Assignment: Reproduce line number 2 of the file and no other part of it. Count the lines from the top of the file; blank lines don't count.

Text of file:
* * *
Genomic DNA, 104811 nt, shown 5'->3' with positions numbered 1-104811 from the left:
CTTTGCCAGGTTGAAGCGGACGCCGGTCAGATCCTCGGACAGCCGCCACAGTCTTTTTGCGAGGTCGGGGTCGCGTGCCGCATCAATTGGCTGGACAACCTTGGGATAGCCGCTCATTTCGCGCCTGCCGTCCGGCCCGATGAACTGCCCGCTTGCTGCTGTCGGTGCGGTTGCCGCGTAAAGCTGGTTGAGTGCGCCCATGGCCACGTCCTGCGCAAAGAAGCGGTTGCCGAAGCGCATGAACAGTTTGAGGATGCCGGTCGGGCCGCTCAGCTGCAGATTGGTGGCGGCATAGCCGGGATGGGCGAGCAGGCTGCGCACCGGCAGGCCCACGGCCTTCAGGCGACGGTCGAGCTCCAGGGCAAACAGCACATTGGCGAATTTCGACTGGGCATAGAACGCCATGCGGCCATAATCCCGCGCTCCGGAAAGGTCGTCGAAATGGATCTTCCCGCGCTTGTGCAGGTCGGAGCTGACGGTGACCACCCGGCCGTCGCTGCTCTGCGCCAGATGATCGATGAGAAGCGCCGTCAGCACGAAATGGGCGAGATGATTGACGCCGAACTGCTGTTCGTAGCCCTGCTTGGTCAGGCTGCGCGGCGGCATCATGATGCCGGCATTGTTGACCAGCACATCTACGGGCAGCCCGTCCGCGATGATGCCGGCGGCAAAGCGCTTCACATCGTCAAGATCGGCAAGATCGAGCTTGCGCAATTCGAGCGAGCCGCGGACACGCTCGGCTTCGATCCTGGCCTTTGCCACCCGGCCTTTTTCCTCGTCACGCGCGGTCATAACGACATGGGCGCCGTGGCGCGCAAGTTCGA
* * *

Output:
CTTTGCCAGGTTGAAGCGGACGCCGGTCAGATCCTCGGACAGCCGCCACAGTCTTTTTGCGAGGTCGGGGTCGCGTGCCGCATCAATTGGCTGGACAACCTTGGGATAGCCGCTCATTTCGCGCCTGCCGTCCGGCCCGATGAACTGCCCGCTTGCTGCTGTCGGTGCGGTTGCCGCGTAAAGCTGGTTGAGTGCGCCCATGGCCACGTCCTGCGCAAAGAAGCGGTTGCCGAAGCGCATGAACAGTTTGAGGATGCCGGTCGGGCCGCTCAGCTGCAGATTGGTGGCGGCATAGCCGGGATGGGCGAGCAGGCTGCGCACCGGCAGGCCCACGGCCTTCAGGCGACGGTCGAGCTCCAGGGCAAACAGCACATTGGCGAATTTCGACTGGGCATAGAACGCCATGCGGCCATAATCCCGCGCTCCGGAAAGGTCGTCGAAATGGATCTTCCCGCGCTTGTGCAGGTCGGAGCTGACGGTGACCACCCGGCCGTCGCTGCTCTGCGCCAGATGATCGATGAGAAGCGCCGTCAGCACGAAATGGGCGAGATGATTGACGCCGAACTGCTGTTCGTAGCCCTGCTTGGTCAGGCTGCGCGGCGGCATCATGATGCCGGCATTGTTGACCAGCACATCTACGGGCAGCCCGTCCGCGATGATGCCGGCGGCAAAGCGCTTCACATCGTCAAGATCGGCAAGATCGAGCTTGCGCAATTCGAGCGAGCCGCGGACACGCTCGGCTTCGATCCTGGCCTTTGCCACCCGGCCTTTTTCCTCGTCACGCGCGGTCATAACGACATGGGCGCCGTGGCGCGCAAGTTCGA